This week’s news features changes in both Twitter’s timeline and Facebook’s News Feed, with both of these social media networks trying to show their users the news and updates from the people you value most and want to see more. Facebook have also announced today that they are testing offline features on Android for the emerging markets too. Tumblr is one of the first to release an iOS update to support iPhone’s live photos. Last week saw Instagram have a few technical issues and this week it’s Snapchat’s turn as they went down on Tuesday.
Twitter Timeline Tweaks
Your Twitter timeline may be looking a bit more like Facebook this week. The social network giant, Twitter has been experimenting with a new feature that makes tweets appear out of chronological order on some users’ timelines. Although this is not the first test regarding tweet order, it could signify more changes are to follow as like Facebook, Twitter appears to be optimising tweet order by quality, rather than just time.
New Facebook News Feed Algorithm
The News Feed algorithm on Facebook is changing, trying to make it easier for people to ignore certain types of viral posts that may appear in their feeds. This is down to a new type of feedback the social network has been collecting called “story surveys” where thousands of Facebook users are asked to choose between two viral stories.
Facebook said “With this update, if a significant amount of people tell us they would prefer to see other posts more than that particular viral post, we’ll take that into account when ranking, so that viral post might show up lower in people’s feeds in the future, since it might not actually be interesting to people,”
This change could potentially affect hoax stories which are often shared a lot and receive many comments. Usually, a post that is shared and commented on many times would appear higher in a users’ News Feed, since shares and comments are taken into account by News Feed’s ranking algorithm. Now Facebook says If “the majority” of survey-takers respond unfavorably toward the story, then the story will appear lower down, even when it has many likes and shares.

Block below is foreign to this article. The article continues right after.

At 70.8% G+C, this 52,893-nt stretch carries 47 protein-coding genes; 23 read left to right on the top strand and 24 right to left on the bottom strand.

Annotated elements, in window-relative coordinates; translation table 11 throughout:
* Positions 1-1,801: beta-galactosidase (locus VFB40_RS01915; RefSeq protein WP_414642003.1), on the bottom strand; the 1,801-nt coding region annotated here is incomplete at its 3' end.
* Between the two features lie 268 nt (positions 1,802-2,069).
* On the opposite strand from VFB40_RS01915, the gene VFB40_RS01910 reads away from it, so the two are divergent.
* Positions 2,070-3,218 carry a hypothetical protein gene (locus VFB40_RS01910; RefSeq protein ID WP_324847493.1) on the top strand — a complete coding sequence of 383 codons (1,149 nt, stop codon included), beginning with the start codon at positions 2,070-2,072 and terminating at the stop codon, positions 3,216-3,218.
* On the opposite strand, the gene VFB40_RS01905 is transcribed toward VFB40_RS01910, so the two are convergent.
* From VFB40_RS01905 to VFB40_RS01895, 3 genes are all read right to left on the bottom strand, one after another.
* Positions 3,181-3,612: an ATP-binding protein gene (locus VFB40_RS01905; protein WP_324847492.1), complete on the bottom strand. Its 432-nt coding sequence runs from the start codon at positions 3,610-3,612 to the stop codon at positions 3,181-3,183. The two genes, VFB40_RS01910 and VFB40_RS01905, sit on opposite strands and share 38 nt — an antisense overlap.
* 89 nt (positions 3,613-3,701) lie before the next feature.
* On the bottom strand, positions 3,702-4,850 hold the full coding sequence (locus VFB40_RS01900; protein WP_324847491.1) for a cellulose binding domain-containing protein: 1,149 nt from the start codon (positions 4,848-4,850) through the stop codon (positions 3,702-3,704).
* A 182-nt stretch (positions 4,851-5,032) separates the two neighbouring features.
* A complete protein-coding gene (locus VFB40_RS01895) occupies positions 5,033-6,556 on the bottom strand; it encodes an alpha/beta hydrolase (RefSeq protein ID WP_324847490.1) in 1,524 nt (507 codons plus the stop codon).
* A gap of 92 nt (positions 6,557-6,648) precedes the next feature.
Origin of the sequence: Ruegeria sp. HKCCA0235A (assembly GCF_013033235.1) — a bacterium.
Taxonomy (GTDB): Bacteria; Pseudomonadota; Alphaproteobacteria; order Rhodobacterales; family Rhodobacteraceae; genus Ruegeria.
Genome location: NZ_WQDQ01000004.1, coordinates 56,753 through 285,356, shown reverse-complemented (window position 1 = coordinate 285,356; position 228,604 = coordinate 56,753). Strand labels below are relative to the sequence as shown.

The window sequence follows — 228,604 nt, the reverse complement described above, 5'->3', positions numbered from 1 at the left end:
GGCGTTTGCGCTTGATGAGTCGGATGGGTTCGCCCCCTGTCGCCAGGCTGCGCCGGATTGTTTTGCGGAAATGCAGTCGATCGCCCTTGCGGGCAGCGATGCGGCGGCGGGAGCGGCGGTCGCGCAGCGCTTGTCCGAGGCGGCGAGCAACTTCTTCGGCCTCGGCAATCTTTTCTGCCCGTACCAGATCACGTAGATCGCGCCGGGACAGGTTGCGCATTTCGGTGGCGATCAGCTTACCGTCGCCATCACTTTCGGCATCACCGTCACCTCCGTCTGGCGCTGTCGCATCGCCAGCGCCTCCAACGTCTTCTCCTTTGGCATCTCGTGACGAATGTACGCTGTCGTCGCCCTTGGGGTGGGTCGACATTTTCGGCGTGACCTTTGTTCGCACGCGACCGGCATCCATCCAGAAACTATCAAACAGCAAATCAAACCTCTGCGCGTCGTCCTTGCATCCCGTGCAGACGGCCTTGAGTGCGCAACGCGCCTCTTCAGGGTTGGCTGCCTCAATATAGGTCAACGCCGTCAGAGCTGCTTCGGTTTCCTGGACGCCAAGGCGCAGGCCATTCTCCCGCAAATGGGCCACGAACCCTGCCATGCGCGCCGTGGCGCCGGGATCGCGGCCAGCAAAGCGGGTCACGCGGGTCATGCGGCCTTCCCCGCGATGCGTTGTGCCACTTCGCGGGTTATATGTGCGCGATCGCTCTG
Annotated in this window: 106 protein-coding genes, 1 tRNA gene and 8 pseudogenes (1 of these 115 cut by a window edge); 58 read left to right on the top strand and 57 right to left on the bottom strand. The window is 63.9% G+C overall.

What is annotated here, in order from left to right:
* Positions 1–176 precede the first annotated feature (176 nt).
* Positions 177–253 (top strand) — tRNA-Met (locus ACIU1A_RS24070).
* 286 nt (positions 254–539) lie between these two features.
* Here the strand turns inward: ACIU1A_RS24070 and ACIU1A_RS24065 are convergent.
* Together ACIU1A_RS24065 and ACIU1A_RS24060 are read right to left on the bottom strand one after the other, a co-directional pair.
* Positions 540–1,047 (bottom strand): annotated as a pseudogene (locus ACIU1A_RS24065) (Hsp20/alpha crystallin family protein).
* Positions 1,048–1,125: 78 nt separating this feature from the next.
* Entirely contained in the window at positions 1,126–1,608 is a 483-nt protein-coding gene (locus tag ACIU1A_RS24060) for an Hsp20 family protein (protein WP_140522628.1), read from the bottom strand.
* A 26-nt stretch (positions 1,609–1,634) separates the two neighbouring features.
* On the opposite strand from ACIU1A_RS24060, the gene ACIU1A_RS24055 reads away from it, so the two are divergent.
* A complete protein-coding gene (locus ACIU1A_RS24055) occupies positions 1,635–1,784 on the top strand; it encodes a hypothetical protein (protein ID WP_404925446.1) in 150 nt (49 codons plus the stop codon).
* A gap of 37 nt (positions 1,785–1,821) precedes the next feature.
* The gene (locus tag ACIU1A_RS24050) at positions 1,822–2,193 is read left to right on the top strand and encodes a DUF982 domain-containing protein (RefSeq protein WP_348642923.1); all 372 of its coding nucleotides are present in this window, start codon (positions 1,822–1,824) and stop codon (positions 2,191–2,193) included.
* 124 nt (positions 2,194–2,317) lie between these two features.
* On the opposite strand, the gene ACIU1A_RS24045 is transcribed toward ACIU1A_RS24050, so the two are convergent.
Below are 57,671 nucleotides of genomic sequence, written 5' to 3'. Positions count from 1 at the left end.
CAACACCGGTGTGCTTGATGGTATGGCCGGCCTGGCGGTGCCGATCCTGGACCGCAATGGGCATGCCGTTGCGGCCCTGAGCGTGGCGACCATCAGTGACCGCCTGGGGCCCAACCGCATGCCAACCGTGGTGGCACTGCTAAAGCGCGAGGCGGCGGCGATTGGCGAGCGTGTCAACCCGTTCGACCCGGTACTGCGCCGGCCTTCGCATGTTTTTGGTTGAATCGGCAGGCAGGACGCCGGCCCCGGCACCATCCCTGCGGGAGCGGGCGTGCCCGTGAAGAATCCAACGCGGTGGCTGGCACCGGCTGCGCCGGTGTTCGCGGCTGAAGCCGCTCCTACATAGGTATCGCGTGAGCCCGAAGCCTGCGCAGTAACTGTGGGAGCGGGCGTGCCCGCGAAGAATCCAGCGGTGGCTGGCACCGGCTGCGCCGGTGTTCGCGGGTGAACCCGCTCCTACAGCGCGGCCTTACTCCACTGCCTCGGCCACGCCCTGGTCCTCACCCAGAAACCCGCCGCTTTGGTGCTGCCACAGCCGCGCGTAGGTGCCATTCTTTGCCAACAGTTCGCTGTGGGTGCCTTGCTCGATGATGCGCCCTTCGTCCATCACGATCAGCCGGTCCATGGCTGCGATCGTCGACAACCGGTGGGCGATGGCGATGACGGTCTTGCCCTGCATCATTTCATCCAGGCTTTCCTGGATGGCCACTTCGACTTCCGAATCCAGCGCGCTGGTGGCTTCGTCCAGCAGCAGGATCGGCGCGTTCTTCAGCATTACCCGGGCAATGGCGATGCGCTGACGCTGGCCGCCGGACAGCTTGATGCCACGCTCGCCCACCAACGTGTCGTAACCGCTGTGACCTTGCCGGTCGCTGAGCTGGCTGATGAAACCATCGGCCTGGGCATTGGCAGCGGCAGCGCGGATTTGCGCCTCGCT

You may also have had the opportunity this week on Facebook to ‘put the people you love at the top’ in your News Feed, as Facebook add new controls to your News Feed so you can prioritise your family and friends news.
Facebook testing offline features for Android
In order to help improve users experience where connection is slow or in the developing markets where connections are little hit or miss, Facebook are testing offline features on Android to try and help.
Facebook will take previously downloaded and unread items and push them to the top of your posts, these cached items will still be displayed by relevance, but the user gets to view stories that they’ve missed, while new content loads in the background. You will also be able to comment on posts while offline, and it will post the comment when a connection is next detected. Users can already like and share posts without a connection.
Not only will be useful in the emerging markets where there are slower connections, but how useful would this be when there is little or no connectivity in the underground or at busy and crowded events.
Tumblr’s iOS app now supports the iPhone’s Live Photos
Tumblr is one of the first to change it’s iOS app to be able to support the iPhone 6 and 6S’s new live photo feature. You can now recognise Live Photos by the same circular icon that appears on a Live Photo in your iPhone’s camera roll when you scroll through the dashboard. If you’ve got an iPhone 6S, you can activate the Live Photo by using 3D Touch (apply more pressure on the screen). Older iPhone users can still view them by pressing and holding on the photo.
Snapchat not so snappy!
Last week Instagram experienced a hiccup and this week on Tuesday morning saw Snapchat go down with Snapchatters turning to Twitter to vent their concerns. Snapchat confirmed on Twitter they were having a few problems but working on a fix.
Whilst some Snapchat services were working including sending still photos as snaps, most of the video-based services, including stories and Discover went down.